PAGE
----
She doesn’t have to work harder though to show us what she loves. She is a bookworm through and through, like both of her parents. She loves music like her father. She loves food like her mother. That sweet strawberry lock of a quail’s bobbin- well it’s arguable which of us gets to take credit. She’s strong-willed like her sister. She’s full of wisdom, kindness and good humor. It just takes a person spending a few extra minutes with her to get to see it’s glory. Because right now, she doesn’t shout about it from the mountaintops. But someday she will, I don’t doubt someday.

Some days the labels put on this little girl, they filter out what people are able to see in her. When I look at her tiny face, I haven’t always seen myself so readily in it at first glance. But when I take the time and really soak her in- I see it. I see my heart, my history and my future grinning ear-to-ear back at me.

Mommaday: Lessons I’m working on learning

So the other day I was catching up on reading Dave Hingsburger. I know, I know- I’ve said before just how much I like the guy and how much I appreciate his advocacy; just how much I have learned and continue to learn from him. I’m repeatedly amazed at how simple and profound his thoughts make the world appear when I find myself agonizingly inarticulate over similar issues.

Here’s the thing- The examples he gave in this post- I was fortunate. I won’t say I never did the things he did as a caregiver- I’m sure I did. But I also had the blessing of his wisdom back then. I had so many teachers reminding me to listen to and respect the words, thoughts and actions of a person with a disability. It was my job as a caregiver to hear them and to help them navigate their world in their own way. There is one thought that sticks with me, and I apologize that I can’t remember who to give the credit too- but there was a time when I worked with people with fairly profound disabilities on a daily basis. We worked to teach them daily living skills. How to unload the dishwasher, dress themselves, shop for themselves, feed themselves. I remember someone wise interjecting during a weekend caregiving stint, that just because someone can do something, doesn’t mean you have to make a lesson of it every single time. Sometimes, it’s nice to have someone get you your cup of coffee. It doesn’t mean you weren’t capable and need to prove that you are learning every single time.

Where am I going with this? Especially since it seems to be the opposite of Dave’s point? That the point is to learn to listen to people. To every person. To put aside the soundtrack in your head of what you think someone should or could do and notice them today.

All people- and here’s the light that just flipped on as I was reading Dave; including the people that aren’t labeled as “disabled”. I’m outing myself here. Sometimes, I’m hyper-critical of Zuzu. Not here, but in the moment, when she’s having a hard time and not behaving like how I think she should behave in a given situation. I rationalize, well she’s new to this earth. She needs me to instruct her. She needs me to tell her we are going to storytime now, because that’s when it is scheduled and you’ll just have to be able to sit still and listen to the nice lady like all the other kids because that’s where good parents take their kids. Even though I see the energy practically bursting out of her. I see that she wants to run and play and not have to answer to anyone at this moment.

I’m still reflecting on this. I’m not suggesting parents don’t owe it to their children to instruct them. I know we do, but we also owe it to our children to let them be who they are. The difference is when the Quail hollers and screams at me and knocks her carefully prepared food off of her plate- I tell her no, but later I will reflect on her strength, her ability to have an opinion and her ability to communicate it so clearly. I make my focus to try to offer a choice next time so she can choose what she wants. I work on the sign for eat and for drink- so next time she wants one or the other she has an easier way to get her point across. Because she has a disability- I expect to have to slow down and learn to work with her, because of how I’ve been trained. Because of this training I know she’ll get there. I tend to not make overarching generalizations about what it means about her capacity and what kind of person she’ll be or what kind of trouble she’ll have or whether or not she’ll grow up to be a doctor some day or not. I know to wait and listen to her and let her find her voice.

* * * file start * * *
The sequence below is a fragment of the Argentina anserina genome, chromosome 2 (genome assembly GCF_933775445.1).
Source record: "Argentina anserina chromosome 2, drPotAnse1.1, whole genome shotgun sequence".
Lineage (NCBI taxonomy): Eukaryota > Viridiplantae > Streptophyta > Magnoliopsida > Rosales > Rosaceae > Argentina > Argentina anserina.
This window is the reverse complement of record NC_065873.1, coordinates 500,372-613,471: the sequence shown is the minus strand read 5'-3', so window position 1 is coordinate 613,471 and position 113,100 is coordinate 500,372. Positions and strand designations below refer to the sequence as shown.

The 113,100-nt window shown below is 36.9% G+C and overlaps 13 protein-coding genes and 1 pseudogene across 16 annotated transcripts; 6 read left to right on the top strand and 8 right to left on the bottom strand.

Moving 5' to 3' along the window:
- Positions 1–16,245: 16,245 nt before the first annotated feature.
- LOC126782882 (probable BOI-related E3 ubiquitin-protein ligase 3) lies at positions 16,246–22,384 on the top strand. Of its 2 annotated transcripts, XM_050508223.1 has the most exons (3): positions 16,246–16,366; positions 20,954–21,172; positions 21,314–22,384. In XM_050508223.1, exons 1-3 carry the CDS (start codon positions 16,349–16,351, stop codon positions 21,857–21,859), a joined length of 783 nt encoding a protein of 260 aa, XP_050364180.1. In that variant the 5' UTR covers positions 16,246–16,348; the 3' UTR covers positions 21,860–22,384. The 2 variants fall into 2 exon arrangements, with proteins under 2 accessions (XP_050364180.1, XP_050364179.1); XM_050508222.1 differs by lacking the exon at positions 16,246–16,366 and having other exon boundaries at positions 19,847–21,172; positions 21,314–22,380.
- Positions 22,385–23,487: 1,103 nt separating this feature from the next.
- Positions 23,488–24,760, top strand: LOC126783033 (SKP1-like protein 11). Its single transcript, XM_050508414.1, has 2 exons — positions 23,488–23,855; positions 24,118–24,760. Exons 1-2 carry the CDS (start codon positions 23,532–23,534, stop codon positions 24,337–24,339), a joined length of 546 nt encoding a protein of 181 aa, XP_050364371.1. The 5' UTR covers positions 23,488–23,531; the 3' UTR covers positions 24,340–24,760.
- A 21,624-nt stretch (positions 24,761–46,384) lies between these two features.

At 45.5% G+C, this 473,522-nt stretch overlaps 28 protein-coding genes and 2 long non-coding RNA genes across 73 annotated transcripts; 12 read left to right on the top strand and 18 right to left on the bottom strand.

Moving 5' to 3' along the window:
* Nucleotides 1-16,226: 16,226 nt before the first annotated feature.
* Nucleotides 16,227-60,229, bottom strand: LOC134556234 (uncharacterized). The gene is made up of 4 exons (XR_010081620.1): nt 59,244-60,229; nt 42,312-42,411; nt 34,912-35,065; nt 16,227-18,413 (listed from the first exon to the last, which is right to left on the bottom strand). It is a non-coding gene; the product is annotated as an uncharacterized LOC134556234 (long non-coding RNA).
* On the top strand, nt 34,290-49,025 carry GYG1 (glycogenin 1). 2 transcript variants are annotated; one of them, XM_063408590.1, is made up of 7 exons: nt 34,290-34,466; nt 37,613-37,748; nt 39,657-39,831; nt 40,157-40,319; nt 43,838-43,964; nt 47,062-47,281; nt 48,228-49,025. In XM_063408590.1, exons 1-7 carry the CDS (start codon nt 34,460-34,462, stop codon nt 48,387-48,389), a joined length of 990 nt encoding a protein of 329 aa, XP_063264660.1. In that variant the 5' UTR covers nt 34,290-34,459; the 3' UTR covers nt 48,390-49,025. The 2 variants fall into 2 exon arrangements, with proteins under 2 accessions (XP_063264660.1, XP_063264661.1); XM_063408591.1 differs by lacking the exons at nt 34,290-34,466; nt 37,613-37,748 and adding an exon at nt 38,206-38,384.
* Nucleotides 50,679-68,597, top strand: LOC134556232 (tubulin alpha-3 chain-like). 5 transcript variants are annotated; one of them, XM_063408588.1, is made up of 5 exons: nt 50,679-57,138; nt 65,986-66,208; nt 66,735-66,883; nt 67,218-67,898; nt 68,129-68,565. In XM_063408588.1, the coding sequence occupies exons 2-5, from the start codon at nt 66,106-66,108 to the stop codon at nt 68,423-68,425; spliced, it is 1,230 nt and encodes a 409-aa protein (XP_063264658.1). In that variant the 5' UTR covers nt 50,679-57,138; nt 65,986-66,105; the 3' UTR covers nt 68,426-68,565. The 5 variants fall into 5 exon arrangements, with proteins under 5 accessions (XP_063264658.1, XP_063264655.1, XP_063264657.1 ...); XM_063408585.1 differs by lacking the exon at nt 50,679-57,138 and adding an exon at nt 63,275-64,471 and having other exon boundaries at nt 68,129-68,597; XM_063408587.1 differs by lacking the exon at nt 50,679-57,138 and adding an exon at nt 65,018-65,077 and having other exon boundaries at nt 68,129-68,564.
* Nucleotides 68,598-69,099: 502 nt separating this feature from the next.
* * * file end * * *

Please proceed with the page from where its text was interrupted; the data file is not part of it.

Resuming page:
I don’t always give Zuzu that same wide girth. If she does the very same action, more often than not, my response is to despair something along the lines of, “Oh no! Not again, you know better than to do that!” And then put her in time out and then later scan my ever-growing library of discipline books for the latest technique to “manage her behavior”.

And don’t get me wrong- I’m not talking about the age dependant biggies here- The Quail- she bites me- she goes to time out. She hits, she gets told no hitting, be gentle and shown how to use her little hand. The next meal we try to be a little more prompt about introducing the choices before she’s so far gone she’d eat her own arm to get a bite of dinner.

But Zuzu, sometimes I forget she is just a little kid. She’s so grown up in so many ways and is the first to tell me what she knows and correct what I think I know. Sometimes I think she should already know more than she does. 

Dave says, “Stop listening to what the stereotype cripple is saying loudly in your head and listen to what the real cripple is saying out loud in the real world. Is it so much to ask?”

It’s not too much to ask Dave. Sometimes we all need reminders. Sometimes we are better about remembering the lesson with some and not others. The listening I think comes easier to me with the Quail than it does with anyone else in my life. Probably because I’ve had so  much practice and lessons on listening to those with disabilities. I guess in some ways I do still group her as having a disability by affording her actions more respect than I do other people’s. I guess what I realize now- is that it’s really time for that lesson to sink in and generalize a bit. If I’m really going to treat people with disabilities with the respect I afford others- then I need to remember to treat others with the respect I afford those with disabilities.  I need to really get the
message that we are all more like than different.

Thank goodness children are pretty darn forgiving.